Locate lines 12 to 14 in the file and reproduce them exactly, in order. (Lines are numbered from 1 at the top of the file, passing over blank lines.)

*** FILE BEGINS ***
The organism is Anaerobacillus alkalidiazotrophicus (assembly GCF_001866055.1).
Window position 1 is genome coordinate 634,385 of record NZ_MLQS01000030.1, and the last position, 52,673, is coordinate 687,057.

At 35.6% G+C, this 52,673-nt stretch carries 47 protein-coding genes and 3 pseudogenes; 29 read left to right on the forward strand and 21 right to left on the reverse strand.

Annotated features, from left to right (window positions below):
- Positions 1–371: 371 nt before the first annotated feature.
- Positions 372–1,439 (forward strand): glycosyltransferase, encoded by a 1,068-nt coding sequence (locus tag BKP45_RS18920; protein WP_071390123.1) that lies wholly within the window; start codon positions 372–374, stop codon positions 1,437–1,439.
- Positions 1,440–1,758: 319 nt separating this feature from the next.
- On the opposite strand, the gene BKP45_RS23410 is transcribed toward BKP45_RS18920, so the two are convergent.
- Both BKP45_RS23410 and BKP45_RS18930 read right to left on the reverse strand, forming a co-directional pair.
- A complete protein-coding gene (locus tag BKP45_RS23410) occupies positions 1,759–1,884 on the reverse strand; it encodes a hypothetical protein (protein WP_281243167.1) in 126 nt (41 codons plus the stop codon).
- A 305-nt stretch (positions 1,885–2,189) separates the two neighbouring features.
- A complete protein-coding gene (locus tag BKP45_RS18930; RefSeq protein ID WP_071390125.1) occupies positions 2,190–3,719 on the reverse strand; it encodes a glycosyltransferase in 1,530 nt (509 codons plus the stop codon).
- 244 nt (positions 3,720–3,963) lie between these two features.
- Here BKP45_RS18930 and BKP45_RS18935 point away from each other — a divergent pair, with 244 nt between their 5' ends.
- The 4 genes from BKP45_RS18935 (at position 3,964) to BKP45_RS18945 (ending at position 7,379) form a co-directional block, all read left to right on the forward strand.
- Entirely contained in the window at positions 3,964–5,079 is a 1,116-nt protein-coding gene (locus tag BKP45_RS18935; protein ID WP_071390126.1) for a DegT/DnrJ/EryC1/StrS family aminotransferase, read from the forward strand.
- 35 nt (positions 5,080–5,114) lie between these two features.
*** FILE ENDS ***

- A complete protein-coding gene (locus tag BKP45_RS18930; RefSeq protein ID WP_071390125.1) occupies positions 2,190–3,719 on the reverse strand; it encodes a glycosyltransferase in 1,530 nt (509 codons plus the stop codon).
- 244 nt (positions 3,720–3,963) lie between these two features.
- Here BKP45_RS18930 and BKP45_RS18935 point away from each other — a divergent pair, with 244 nt between their 5' ends.